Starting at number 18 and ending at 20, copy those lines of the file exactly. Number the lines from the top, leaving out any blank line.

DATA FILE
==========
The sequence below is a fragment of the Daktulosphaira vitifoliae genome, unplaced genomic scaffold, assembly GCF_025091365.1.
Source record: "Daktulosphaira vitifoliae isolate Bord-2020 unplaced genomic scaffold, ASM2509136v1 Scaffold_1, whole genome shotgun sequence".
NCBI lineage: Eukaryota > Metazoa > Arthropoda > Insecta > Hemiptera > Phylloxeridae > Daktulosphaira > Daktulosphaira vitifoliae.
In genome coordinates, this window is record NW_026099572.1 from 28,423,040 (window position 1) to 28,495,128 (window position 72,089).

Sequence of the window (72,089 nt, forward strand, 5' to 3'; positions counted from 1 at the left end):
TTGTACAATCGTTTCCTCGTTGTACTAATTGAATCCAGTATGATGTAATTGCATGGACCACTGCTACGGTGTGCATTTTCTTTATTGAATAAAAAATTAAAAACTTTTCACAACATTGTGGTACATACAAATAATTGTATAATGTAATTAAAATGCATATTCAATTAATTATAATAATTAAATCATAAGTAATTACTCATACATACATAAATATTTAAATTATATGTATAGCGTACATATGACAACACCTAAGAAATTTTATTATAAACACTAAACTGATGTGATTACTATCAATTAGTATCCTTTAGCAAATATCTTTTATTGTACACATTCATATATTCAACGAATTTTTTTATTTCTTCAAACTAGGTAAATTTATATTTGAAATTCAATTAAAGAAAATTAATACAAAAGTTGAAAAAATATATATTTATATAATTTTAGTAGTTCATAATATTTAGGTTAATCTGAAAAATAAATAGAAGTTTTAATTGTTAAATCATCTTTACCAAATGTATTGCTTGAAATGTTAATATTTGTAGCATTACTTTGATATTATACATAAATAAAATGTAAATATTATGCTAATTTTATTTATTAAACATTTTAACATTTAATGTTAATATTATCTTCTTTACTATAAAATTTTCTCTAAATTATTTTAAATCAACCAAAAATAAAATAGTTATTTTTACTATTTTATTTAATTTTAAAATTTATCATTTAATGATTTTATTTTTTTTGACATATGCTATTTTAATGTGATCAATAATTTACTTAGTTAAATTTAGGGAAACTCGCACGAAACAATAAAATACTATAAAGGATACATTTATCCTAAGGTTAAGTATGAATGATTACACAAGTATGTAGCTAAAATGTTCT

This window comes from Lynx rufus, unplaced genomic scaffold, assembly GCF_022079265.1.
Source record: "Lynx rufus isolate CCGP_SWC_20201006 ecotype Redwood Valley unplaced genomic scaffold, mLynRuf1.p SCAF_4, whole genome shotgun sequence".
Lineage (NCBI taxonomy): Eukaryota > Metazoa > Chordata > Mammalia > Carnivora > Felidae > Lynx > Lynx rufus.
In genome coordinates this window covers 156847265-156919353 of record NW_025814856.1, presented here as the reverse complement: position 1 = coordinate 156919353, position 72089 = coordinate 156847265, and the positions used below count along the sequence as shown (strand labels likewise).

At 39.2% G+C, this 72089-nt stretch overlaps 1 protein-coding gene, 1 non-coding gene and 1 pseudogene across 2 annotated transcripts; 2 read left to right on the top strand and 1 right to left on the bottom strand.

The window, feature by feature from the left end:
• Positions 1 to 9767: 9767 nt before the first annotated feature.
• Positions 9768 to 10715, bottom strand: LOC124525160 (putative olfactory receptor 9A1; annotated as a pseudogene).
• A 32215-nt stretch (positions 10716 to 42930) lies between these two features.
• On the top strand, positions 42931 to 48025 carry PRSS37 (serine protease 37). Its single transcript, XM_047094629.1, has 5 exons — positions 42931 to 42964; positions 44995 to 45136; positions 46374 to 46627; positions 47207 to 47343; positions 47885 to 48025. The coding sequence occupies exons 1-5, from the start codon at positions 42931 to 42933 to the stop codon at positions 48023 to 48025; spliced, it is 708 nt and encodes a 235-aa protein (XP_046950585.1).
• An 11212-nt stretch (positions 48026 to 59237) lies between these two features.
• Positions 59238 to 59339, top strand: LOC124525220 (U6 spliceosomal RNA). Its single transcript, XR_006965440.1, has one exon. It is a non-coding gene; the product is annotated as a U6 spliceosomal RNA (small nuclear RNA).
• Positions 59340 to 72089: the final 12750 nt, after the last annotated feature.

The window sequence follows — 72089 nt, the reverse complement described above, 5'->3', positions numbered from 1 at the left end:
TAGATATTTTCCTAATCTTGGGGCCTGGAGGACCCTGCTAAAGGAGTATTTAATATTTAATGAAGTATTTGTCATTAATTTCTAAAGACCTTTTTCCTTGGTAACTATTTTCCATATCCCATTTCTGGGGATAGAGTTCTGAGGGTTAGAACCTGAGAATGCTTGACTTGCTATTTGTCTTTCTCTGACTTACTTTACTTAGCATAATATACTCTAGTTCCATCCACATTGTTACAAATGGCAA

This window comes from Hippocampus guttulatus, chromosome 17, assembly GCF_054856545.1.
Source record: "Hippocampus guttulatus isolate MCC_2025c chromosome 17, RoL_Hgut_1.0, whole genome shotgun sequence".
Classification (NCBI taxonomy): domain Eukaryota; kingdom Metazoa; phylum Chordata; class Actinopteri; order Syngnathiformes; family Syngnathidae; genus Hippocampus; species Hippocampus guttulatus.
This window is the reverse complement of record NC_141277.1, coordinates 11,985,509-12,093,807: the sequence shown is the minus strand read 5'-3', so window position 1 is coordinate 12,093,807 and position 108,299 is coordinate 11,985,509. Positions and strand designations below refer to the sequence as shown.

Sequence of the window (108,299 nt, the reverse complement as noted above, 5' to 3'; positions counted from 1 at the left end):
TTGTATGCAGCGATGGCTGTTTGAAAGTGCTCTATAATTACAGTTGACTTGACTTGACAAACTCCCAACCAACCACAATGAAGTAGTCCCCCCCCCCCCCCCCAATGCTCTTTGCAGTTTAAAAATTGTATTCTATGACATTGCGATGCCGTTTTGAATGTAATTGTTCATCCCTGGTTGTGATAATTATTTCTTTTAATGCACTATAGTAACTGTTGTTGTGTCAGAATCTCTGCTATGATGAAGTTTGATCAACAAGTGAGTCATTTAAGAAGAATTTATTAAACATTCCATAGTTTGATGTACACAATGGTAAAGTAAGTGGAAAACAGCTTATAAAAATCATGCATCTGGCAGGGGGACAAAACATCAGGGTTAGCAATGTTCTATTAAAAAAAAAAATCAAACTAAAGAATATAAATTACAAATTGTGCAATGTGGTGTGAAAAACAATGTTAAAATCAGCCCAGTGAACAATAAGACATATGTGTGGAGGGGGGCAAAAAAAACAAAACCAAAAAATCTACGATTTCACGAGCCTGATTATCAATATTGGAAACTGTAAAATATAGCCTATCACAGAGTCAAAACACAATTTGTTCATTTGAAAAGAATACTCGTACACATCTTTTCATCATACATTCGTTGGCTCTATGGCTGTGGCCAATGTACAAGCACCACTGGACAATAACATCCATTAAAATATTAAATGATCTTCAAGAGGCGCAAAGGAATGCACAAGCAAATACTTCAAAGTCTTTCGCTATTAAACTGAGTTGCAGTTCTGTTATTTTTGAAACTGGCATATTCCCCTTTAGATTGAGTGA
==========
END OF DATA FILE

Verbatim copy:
• Positions 59238 to 59339, top strand: LOC124525220 (U6 spliceosomal RNA). Its single transcript, XR_006965440.1, has one exon. It is a non-coding gene; the product is annotated as a U6 spliceosomal RNA (small nuclear RNA).
• Positions 59340 to 72089: the final 12750 nt, after the last annotated feature.

The window sequence follows — 72089 nt, the reverse complement described above, 5'->3', positions numbered from 1 at the left end: